Reality And Fantasy
The play dramatizes the conflict between the dream world and the world of reality and shows what happens when a character is stripped of his illusions and forced to face reality. Boyle the ‘poseur’ or Paycock struts throughout the world of the play on a false and imaginary sense of his own self- importance. His whole life and career consist in fabricating dreams of his gallant years as a captain fighting heroic feats and sailing the oceans of the world. The news of the legacy provides another outlet to Boyle’s habitual evasion of reality, he sees himself as a potential investor on the Stock Exchange. His whole life is a lie. His pains, which are invented for the sake of shirking and avoiding work, become real to him. His refuses to face up to the truth and reality about Bentham and the deception surrounding the news of the will. When reality invades at the conclusion of the play in the form of Mary’s pregnancy and the actual removal of his material possessions, Boyle is unable to cope. His final entrance dramatized in a drunken fragmentary soliloquy is tragic. His habitual escape into fantasy is pathetically expressed through his drunken pose - ‘ Commandant Kelly died....in them arms.....Tell me Volunteer Bullies says he that I died for Ireland’.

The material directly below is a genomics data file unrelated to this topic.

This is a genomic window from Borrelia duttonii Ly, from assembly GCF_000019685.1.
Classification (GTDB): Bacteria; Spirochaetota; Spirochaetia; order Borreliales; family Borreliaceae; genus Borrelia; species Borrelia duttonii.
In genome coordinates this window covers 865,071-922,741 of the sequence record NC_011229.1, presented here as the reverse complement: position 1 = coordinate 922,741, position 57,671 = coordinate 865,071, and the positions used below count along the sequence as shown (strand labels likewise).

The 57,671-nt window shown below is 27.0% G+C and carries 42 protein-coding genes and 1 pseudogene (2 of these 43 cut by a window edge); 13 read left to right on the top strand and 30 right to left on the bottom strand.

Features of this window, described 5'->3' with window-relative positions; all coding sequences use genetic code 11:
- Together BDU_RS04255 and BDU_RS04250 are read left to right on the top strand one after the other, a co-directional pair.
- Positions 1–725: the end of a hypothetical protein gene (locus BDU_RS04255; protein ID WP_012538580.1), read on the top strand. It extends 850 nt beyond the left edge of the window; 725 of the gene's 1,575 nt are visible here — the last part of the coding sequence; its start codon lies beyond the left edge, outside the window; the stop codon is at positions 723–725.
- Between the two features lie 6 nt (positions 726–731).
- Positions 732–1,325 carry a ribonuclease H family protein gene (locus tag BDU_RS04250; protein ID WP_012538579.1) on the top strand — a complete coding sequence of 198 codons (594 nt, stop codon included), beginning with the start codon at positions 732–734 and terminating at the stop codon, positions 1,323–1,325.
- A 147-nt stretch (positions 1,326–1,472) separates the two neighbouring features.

Mary who represents the younger generation also falls victim to illusion. On her first appearance in the play, she is shown to be on strike for a principle. The oppressive and stifling atmosphere generated by the tenement life forces her to seek escape through Bentham. For her he represents another way of life and values outside the restricting and debilitating atmosphere within the two-roomed tenement.
She falls victim to the subtle deception of Bentham’ middle-class gentility. She is blinded by external appearances and ends up a tragic victim of Bentham’s hypocrisy and selfishness At the conclusion of the play, she is forced to return to the reality of the slum life with Juno in spite of all her attempts to escape through learning and books.